Editor-In-Chief of the Association of Community Pharmacists of Nigeria (ACPN) Lagos State Chapter, Pharm. Paul Olatunbosun Owolabi, has raised the alarm over what he calls “incursion into pharmacy practice by charlatans and quacks,” saying the impact of these groups is like an infectious disease that has entered into the system, silently killing the practice. Speaking with Pharmanews in an exclusive interview recently, Pharm. Owolabi, managing director, Lighthouse Pharmacy, Ifako/Ijaiye, Lagos State, equally tasked the federal government to help curb the rate at which young people are exposed to hard drugs in the country. Excerpts:
As an experienced community pharmacist, how would you assess pharmacy practice in this part of the state?
I have practised in almost all the technical arms of the Pharmaceutical Society of Nigeria (PSN), but community practice seems to be the most challenging because almost everybody in this part of the world sees it is a business venture where they can invest money and make profit at will, without minding the professionalism aspect of it. So, the practice in this part of the country is greatly challenged.
Tell us about your outfit, Lighthouse Pharmacy. What is the philosophy behind its establishment and where do you hope to take the business to in five years?
We started about seven years ago to render pharmaceutical services to members of the public in our neighbourhood, both far and near, while prioritising family wellness, drug and health Information. So, in five years’ time by the grace of God, we hope to have more branches and many more services
What is Lighthouse Pharmacy doing differently as at present that stands you out in community pharmacy practice?
As I mentioned earlier, family wellness is our major priority and we are doing this with special benefit for the senior citizens, specifically those above 65 years, widows, and others. This is one of the aims and objectives of our non-governmental organisation called Charity Foundation, which is being run in partnership with my wife here in Lagos, Ifako Ijaye Local Government, to be precise.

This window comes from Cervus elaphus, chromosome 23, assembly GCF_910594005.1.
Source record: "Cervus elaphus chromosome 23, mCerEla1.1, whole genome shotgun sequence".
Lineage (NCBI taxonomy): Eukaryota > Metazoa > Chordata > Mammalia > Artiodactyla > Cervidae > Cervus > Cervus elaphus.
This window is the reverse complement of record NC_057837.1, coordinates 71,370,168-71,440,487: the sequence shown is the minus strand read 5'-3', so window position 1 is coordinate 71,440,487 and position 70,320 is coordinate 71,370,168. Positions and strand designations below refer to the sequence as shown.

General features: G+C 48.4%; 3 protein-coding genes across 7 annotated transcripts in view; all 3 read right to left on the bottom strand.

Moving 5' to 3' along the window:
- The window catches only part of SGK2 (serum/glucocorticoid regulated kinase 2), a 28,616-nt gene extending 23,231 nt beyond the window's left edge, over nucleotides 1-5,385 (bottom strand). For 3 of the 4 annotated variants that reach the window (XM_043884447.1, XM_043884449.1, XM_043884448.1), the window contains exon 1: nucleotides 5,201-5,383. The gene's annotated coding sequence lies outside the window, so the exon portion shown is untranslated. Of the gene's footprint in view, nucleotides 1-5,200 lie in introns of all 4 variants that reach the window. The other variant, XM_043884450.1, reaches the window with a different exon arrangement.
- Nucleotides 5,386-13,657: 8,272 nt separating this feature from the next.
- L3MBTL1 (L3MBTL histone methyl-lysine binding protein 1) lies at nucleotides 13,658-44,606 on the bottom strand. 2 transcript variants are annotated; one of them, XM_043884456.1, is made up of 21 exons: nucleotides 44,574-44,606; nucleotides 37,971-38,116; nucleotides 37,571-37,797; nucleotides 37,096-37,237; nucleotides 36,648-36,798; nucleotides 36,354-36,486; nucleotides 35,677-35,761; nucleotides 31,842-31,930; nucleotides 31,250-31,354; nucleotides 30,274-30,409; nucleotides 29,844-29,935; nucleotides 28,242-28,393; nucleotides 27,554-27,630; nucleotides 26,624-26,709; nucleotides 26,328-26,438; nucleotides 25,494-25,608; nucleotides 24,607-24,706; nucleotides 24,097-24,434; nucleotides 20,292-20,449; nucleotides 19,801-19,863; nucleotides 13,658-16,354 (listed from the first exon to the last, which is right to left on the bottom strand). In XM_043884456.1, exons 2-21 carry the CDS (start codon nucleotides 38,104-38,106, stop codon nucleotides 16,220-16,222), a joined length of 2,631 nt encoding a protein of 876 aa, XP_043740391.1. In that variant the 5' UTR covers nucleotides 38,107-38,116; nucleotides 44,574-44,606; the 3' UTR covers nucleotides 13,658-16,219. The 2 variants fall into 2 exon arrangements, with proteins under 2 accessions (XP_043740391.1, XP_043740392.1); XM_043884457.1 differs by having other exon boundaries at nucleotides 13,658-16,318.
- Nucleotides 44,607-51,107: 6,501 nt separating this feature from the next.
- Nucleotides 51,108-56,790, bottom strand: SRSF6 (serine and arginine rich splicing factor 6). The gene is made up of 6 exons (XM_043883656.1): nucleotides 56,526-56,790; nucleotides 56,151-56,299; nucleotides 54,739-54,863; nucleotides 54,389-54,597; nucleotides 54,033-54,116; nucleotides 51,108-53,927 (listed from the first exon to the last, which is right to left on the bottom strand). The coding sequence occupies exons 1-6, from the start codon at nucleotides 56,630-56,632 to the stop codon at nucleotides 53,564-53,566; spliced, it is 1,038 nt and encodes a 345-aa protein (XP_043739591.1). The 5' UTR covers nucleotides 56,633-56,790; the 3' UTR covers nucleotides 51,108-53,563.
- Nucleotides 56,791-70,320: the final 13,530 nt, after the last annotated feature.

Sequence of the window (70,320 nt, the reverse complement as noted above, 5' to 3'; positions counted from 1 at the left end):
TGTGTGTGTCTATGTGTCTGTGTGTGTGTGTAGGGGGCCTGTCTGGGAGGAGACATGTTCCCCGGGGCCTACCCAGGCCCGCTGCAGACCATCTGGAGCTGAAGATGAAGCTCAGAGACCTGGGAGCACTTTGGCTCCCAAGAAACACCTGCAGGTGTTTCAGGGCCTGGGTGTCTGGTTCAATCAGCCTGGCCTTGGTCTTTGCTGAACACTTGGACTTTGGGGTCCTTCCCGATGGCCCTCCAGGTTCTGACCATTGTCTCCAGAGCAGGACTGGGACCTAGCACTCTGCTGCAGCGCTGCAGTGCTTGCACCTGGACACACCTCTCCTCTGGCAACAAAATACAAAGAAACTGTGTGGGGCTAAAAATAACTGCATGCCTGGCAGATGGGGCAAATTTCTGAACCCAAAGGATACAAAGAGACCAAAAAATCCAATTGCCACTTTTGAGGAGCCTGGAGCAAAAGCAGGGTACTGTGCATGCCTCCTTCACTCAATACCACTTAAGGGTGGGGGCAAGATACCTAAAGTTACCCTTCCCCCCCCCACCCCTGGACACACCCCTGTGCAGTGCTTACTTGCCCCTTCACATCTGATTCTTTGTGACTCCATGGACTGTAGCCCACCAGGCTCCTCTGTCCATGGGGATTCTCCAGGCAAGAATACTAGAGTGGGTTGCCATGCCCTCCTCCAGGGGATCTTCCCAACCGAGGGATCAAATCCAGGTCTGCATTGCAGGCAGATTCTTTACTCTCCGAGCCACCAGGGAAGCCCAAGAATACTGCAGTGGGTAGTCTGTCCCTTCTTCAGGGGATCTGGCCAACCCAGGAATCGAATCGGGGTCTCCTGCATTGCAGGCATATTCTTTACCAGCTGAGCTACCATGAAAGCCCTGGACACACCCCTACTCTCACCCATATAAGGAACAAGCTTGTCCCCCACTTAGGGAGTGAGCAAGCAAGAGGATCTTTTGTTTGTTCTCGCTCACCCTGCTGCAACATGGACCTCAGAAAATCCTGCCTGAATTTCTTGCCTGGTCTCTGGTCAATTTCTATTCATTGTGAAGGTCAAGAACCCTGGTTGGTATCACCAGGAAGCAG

As the new editor-in-chief of Lagos ACPN, tell us about your new position.
It’s almost a year now that I came into the office, so the position is an opportunity to serve pharmacy profession, passing vital and valuable information that will enhance the practice to colleagues through newsletters, journals, social media, online channels, newspaper publications and other medium, in such a way that the general public can also have access to information at their level. However, sponsorship is our major challenge, as there are projects to be funded majorly through adverts and donations, so that copies can be distributed free to all technical group members, even government agencies.
It can be tough combining community pharmacy practice with active involvement in ACPN activities. How do you intend to manage this?
Very tough indeed, it is a big sacrifice that I have to make, but I have the passion to contribute my little efforts, knowledge and experience in organising and forming a good structure to make things work, irrespective of the challenges.
What do you think is wrong with the way community pharmacy is being practised in Nigeria?
Most people think it is a trade business and not a professional service. Unfortunately we have allowed and are still licensing traders who are like an infectious disease to enter into the system. I pray they will not turn into a “cancer” before we realise that no matter how well you decorate a pig, it will still find its way into the mud. In advanced countries, only trained professionals handle drugs; but here in Nigeria, it is a free-for-all.
Drug abuse has been on the increase in recent times. Tell us your experience on this, and how it can be curtailed?
This is a full topic of discussion on its own because drug abuse in the 21st century has taken new dimensions. Substances that are meant for different use are being abused. This involves males and females, young and old, men and women, married and single. Recently the Nigerian House of Assembly raised the alarm over the rate at which cough syrups with codeine preparations are being abused by various categories of the population in the north. Some use them as beverages stored in the refrigerator. Tramadol abuse is on the increase. The heart-breaking thing is that a good percentage of the youth who are the leaders of tomorrow may end up facing the consequences of drug abuse, giving them no hope of doing well in future. Most become criminals like armed robbers, assassins, suicide bombers and rapists just to mention few.
Pharmacists who are the custodians of drugs have a major role to play. Drug manufacturers and community pharmacists do not need to wait for government policies or agencies before we do what is right. We must control the manufactured quantities, sales, distribution and dispensing of codeine-containing cough syrups, using our professional judgments, not allowing monetary gains to blindfold us.
How cordial is your relationship with the people of this community, and how lucrative is pharmacy business here?
God has helped us to be relevant in this community as we have intervened in many hopeless medical situations. Most of the times, our opinions are being used when certain decisions are to be made in the community. Our services and business angle is increasing on daily basis and people are willing to recommend us to their neighbours.